While the first British Cherries did not arrive on Supermarket shelves until the 3rd week of June, early sites in Southern England were picking in early June and roadside stalls were selling the succulent Cherries we all love!
Scottish Cherry growers are confident of harvesting into September.
How it used to be!
Cherries were introduced into England at Teynham, near Sittingbourne in Kent, very nearly 500 years ago, by order of Henry VIII, who had tasted them in Flanders.
Cherry Pickers circa 1900's and memories of a young cherry picker.
"In Iwade there were lots of cherries years ago, I was only 16 and went ladder moving for the women, the ladders were 65 stave ladders and very heavy to balance. The biggest trees were Gauchers, there was also Early Rivers, Bradbourne Blacks, Frogmores, Naps, etc.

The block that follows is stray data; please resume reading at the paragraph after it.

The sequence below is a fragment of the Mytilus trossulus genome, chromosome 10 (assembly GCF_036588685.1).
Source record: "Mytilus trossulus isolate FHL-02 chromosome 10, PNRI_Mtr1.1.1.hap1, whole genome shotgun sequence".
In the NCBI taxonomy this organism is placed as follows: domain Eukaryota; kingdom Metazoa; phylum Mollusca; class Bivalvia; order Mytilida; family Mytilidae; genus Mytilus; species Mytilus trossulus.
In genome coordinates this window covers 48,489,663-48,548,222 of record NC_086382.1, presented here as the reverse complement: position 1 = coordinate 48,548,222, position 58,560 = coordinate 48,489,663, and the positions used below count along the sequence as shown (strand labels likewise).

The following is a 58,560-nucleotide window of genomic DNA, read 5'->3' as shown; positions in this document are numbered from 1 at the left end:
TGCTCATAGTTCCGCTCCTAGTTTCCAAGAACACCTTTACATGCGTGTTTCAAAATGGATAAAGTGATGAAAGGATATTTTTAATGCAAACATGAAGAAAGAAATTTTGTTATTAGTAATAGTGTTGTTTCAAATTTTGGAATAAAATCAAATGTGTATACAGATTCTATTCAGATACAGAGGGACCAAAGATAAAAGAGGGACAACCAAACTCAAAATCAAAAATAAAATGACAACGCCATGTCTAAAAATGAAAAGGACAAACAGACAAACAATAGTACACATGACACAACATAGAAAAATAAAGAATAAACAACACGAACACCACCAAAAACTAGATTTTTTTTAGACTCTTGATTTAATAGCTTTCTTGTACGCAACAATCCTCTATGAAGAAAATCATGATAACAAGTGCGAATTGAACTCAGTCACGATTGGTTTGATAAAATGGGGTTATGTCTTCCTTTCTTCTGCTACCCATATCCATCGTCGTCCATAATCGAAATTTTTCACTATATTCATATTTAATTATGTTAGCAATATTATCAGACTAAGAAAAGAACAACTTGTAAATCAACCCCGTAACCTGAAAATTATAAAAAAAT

I was very shy and the women soon cottoned on to that and spent all day taking the mick and telling naughty stories making me go so red, (there were no toilets), the worst lot were the Chatham gang! I hated it. I liked being given the gun and cartridges to keep the starlings off best.
Like most temperate-latitude trees, cherry trees require a certain number of chilling hours each year to break dormancy and bloom and produce fruit. The number of chilling hours required depends on the variety/rootstock combination.